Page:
I am uncomfortable making envy a basis for public policy.
His discomfort needs unbundling.
The first question is an empirical one: is the unhappiness the poor feel about the consumption of the rich really just envy?
Maybe not. There are two other hypotheses. One is that there are genuine consumption externalities. For example, if the rich drive hummers and big SUVs, they make roads more dangerous for the rest of us. Or perhaps their demand raises the prices of positional goods, such as houses in nice areas.
The other possibility is that "envy" is, in fact, a sense of injustice. Most people don't much begrudge a lottery winner or top sportsman his fortune. Instead, what looks like "envy" is instead a discomfort that some people's wealth is unjust. When people look at the wealth of David Lesar or Paris Hilton, is it really just envy they feel?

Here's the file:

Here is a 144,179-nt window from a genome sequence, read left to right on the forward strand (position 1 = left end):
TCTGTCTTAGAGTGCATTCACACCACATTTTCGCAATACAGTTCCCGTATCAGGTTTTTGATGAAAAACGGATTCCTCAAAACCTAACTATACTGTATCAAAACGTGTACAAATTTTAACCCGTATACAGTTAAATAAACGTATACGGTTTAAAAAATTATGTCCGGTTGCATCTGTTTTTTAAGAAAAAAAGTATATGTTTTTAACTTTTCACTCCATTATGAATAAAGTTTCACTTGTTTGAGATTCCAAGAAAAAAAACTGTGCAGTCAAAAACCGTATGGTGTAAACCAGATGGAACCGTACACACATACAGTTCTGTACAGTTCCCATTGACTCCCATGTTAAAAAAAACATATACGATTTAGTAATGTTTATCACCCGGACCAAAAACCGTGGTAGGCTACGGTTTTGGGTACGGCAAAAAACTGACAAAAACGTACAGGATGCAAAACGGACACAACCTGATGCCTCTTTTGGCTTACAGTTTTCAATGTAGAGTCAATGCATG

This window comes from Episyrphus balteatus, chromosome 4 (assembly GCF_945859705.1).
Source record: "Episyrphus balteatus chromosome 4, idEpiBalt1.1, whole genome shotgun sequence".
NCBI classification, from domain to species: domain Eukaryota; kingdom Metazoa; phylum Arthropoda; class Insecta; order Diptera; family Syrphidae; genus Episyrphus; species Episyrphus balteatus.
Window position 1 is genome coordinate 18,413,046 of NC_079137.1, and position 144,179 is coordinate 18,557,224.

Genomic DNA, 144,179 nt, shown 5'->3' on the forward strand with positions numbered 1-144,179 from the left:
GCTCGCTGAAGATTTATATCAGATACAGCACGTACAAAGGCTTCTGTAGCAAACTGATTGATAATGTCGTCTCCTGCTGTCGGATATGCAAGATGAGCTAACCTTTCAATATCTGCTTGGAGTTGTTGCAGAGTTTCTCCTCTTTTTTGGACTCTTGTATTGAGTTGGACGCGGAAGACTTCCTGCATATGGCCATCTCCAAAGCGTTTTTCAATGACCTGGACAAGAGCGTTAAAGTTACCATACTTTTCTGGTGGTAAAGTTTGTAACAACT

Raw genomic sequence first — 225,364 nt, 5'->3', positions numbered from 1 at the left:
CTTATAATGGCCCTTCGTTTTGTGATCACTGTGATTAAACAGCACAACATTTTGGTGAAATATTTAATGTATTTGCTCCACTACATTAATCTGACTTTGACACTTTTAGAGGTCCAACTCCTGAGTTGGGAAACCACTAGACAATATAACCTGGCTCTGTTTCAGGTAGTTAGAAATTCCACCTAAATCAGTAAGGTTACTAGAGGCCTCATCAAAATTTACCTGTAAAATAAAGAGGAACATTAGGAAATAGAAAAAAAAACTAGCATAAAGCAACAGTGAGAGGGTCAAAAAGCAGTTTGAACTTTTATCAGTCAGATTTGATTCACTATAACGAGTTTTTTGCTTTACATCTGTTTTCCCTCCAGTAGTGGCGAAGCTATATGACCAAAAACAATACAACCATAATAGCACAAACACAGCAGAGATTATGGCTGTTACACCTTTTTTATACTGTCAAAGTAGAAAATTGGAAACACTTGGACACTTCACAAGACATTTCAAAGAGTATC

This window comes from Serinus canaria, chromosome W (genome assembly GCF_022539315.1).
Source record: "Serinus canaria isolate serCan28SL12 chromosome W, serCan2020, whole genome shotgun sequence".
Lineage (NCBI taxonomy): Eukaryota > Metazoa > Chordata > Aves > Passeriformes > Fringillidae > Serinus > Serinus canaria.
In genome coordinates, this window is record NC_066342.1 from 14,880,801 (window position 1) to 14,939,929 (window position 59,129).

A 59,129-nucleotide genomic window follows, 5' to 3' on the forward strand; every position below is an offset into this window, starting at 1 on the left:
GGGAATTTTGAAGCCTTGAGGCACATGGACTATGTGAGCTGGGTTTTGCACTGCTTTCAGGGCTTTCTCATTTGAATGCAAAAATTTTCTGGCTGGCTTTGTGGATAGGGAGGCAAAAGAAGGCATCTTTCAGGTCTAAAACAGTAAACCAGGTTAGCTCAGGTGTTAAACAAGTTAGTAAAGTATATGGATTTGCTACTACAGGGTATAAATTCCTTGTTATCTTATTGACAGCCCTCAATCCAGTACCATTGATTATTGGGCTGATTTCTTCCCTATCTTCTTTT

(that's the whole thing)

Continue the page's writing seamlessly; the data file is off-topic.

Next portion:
The second question is: why should we disqualify envy from influencing policy?
The obvious possibility is that it's an other-regarding preference. But why should these be ignored in policy-making? In simple-minded utilitarianism, they're preferences just like any other, and not fulfilling them makes their owners unhappier.
There is of course a powerful liberal case for ignoring other-regarding preferences. But if we do this, it's not just envy that might get disqualified. So too (arguably) must distaste of homosexuals and drug-takers, and - of course - racist preferences.
If other-regarding preferences such as envy are to be discounted, American politics would look rather different.